No Presumption For a Correctional Officer And No Finding Of AOE-COE
- Posted By: Harvey Brown
- March 1, 2004
This non published case is one of the few clear victories for defendants before the WCAB.
The applicant was a correctional officer for a correctional facility from 1991 to 2001. The applicant filed a workers’ compensation claim alleging injury to his cardiovascular and respiratory systems, psyche, hypertension and an aggravation of his diabetes.
The applicant obtained a medical evaluation finding the injury compensable. The defendant obtained a medical that indicated the applicant did not suffer an industrial injury.
After a hearing the Workers’ Compensation Judge (WCJ) determined that there was no statutory presumption for injury and the medical evidence did not establish industrial injury. The Workers’ Compensation Appeals Board (WCAB) upheld the WCJ on Petition For Reconsideration.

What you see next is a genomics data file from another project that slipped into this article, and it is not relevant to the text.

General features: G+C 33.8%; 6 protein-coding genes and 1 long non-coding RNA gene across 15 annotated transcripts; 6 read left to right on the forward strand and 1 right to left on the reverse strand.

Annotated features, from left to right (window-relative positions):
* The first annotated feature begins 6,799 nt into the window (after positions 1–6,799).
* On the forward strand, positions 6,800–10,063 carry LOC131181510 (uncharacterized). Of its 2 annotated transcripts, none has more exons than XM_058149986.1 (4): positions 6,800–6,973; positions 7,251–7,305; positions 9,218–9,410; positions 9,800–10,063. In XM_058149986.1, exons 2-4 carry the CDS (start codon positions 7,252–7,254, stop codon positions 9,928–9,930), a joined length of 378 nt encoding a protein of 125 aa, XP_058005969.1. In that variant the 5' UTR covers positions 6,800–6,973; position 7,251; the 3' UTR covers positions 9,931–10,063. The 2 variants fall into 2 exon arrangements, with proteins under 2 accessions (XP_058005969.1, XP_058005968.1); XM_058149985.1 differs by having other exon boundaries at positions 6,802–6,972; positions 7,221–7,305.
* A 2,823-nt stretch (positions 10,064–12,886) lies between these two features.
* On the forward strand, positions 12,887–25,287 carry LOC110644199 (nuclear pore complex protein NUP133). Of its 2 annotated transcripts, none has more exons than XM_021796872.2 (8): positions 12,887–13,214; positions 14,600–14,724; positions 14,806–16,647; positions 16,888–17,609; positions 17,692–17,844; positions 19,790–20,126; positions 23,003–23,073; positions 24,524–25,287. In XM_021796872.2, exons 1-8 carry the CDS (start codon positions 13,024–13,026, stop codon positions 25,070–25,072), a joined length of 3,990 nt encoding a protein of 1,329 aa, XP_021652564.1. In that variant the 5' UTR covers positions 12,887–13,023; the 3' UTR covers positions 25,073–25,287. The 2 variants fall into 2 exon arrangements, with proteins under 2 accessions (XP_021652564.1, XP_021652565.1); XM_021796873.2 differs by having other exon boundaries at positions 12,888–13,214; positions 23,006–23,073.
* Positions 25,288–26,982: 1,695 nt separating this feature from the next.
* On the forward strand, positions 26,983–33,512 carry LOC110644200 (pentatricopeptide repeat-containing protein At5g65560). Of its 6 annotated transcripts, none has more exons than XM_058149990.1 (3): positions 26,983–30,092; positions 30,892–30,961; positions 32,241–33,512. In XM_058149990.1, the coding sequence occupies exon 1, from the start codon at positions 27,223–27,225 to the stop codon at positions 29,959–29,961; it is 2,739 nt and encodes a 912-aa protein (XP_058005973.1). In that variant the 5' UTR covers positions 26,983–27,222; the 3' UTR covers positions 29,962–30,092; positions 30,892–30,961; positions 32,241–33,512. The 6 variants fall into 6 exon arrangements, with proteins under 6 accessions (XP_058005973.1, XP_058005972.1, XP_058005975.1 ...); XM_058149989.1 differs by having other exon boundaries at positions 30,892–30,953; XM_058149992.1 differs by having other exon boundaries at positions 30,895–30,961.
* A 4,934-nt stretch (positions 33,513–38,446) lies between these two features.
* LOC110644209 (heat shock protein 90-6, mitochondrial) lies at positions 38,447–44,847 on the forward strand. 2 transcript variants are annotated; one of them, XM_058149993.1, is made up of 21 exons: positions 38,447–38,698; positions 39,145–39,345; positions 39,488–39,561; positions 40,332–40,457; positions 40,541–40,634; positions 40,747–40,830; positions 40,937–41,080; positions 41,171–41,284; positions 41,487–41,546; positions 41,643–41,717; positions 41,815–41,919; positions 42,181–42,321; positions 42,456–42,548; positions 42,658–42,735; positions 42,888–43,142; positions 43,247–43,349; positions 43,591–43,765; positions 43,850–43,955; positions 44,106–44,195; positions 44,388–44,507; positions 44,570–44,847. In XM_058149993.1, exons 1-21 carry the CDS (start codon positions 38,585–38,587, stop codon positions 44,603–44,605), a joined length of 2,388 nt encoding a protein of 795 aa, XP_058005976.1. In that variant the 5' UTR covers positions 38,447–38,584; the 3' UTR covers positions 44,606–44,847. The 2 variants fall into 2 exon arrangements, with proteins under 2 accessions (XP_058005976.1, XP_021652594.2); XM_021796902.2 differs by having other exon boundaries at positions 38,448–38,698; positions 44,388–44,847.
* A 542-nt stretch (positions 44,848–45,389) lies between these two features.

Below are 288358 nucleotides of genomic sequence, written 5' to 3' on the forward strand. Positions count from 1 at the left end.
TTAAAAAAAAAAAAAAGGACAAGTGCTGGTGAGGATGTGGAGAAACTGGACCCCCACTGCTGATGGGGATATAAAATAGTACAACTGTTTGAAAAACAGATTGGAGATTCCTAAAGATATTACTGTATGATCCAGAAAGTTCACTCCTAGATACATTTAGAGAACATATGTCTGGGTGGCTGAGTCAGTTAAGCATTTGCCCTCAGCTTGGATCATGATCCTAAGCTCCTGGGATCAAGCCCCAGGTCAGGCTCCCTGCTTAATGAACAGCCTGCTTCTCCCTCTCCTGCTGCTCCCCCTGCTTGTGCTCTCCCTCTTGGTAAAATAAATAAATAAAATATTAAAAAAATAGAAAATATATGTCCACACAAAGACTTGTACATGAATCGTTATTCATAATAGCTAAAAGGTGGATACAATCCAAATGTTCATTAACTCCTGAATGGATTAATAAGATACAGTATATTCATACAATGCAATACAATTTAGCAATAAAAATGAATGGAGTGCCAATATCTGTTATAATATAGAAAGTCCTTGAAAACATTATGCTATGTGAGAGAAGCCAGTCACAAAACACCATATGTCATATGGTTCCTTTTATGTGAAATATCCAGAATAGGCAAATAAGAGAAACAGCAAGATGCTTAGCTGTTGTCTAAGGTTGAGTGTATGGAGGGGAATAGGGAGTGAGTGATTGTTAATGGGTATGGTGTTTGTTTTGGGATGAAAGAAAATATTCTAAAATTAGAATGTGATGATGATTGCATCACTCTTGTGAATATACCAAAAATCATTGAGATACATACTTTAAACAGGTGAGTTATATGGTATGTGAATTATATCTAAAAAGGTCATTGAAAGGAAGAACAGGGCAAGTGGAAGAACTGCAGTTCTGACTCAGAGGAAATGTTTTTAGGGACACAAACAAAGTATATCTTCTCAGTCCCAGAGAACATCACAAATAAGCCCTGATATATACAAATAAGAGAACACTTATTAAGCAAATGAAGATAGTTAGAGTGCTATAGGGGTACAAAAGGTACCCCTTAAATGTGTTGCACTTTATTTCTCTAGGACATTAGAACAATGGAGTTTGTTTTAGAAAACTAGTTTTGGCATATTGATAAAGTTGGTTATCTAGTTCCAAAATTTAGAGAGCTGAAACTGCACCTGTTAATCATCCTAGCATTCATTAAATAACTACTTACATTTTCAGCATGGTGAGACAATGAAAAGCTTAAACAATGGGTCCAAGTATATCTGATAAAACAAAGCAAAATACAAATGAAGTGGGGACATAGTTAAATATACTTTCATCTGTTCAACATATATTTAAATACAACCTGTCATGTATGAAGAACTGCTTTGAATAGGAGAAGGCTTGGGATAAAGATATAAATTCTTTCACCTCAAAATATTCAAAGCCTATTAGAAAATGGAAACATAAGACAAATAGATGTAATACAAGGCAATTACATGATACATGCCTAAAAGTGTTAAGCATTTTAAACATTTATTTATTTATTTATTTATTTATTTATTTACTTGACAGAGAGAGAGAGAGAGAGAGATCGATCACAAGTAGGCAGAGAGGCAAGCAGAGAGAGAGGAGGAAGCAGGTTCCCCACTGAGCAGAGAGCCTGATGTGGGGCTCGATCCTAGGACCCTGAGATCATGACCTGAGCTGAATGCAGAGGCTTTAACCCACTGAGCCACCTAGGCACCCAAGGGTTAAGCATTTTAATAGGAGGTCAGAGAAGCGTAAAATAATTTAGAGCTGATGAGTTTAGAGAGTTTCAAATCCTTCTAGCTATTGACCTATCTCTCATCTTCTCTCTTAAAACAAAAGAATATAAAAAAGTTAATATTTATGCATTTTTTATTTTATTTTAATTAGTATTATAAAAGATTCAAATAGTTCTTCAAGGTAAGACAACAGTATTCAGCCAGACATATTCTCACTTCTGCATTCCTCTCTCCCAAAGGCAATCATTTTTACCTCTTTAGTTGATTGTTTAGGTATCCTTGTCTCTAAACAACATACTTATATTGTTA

As to the presumption issue the appellate court followed the WCAB reasoning. The applicant was not a state employee falling within the presumption, but worked for a city entity. If the legislature wished to include his position within the statute the legislature would have done so.
The court viewed the WCJ’s reasoning as controlling. The applicant must prove a causal connection between his job and his disease. The court indicated that the applicant medical was
not conclusive. The doctor merely states conclusions without stating how the medical condition had a connection to the job. The WCAB has the right to rely on one opinion. In this case it was the defense doctor’s opinion.
The appellate court went on to state there was no duty by the WCAB to further develop the record. To develop the record they intimate that the new medical evidence would have to be unavailable or discoverable at the time of the close of discovery. This was not the case here.
Case: Harvie Jones v. WCAB Non-published case
- Posted In: Work Injury